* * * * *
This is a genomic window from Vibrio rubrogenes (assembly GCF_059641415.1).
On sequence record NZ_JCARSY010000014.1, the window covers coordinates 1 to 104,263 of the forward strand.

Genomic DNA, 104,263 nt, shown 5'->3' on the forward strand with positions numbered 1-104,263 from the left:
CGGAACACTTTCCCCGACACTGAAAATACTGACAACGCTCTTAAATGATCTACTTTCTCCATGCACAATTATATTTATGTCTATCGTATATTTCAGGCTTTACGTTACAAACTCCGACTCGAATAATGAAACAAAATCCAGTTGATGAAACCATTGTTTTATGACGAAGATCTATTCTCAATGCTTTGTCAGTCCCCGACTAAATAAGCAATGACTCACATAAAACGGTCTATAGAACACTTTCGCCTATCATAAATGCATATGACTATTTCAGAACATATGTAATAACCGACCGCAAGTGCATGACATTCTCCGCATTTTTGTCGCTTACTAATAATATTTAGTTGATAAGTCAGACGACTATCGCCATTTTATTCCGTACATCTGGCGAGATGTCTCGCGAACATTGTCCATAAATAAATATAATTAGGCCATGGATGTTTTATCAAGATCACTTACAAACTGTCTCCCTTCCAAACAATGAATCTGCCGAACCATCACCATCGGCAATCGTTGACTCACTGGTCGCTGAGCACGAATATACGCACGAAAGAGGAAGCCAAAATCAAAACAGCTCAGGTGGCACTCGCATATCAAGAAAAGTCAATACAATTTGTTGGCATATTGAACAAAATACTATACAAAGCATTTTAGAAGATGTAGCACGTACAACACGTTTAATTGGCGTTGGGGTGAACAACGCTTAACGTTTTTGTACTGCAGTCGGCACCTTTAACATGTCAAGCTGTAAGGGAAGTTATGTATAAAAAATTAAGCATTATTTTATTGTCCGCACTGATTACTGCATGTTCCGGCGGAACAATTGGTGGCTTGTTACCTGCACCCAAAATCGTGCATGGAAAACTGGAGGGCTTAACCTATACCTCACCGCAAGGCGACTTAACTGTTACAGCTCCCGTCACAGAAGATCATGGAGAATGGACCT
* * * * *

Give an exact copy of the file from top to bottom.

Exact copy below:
This is a genomic window from Vibrio rubrogenes (assembly GCF_059641415.1).
On sequence record NZ_JCARSY010000014.1, the window covers coordinates 1 to 104,263 of the forward strand.

Genomic DNA, 104,263 nt, shown 5'->3' on the forward strand with positions numbered 1-104,263 from the left:
CGGAACACTTTCCCCGACACTGAAAATACTGACAACGCTCTTAAATGATCTACTTTCTCCATGCACAATTATATTTATGTCTATCGTATATTTCAGGCTTTACGTTACAAACTCCGACTCGAATAATGAAACAAAATCCAGTTGATGAAACCATTGTTTTATGACGAAGATCTATTCTCAATGCTTTGTCAGTCCCCGACTAAATAAGCAATGACTCACATAAAACGGTCTATAGAACACTTTCGCCTATCATAAATGCATATGACTATTTCAGAACATATGTAATAACCGACCGCAAGTGCATGACATTCTCCGCATTTTTGTCGCTTACTAATAATATTTAGTTGATAAGTCAGACGACTATCGCCATTTTATTCCGTACATCTGGCGAGATGTCTCGCGAACATTGTCCATAAATAAATATAATTAGGCCATGGATGTTTTATCAAGATCACTTACAAACTGTCTCCCTTCCAAACAATGAATCTGCCGAACCATCACCATCGGCAATCGTTGACTCACTGGTCGCTGAGCACGAATATACGCACGAAAGAGGAAGCCAAAATCAAAACAGCTCAGGTGGCACTCGCATATCAAGAAAAGTCAATACAATTTGTTGGCATATTGAACAAAATACTATACAAAGCATTTTAGAAGATGTAGCACGTACAACACGTTTAATTGGCGTTGGGGTGAACAACGCTTAACGTTTTTGTACTGCAGTCGGCACCTTTAACATGTCAAGCTGTAAGGGAAGTTATGTATAAAAAATTAAGCATTATTTTATTGTCCGCACTGATTACTGCATGTTCCGGCGGAACAATTGGTGGCTTGTTACCTGCACCCAAAATCGTGCATGGAAAACTGGAGGGCTTAACCTATACCTCACCGCAAGGCGACTTAACTGTTACAGCTCCCGTCACAGAAGATCATGGAGAATGGACCT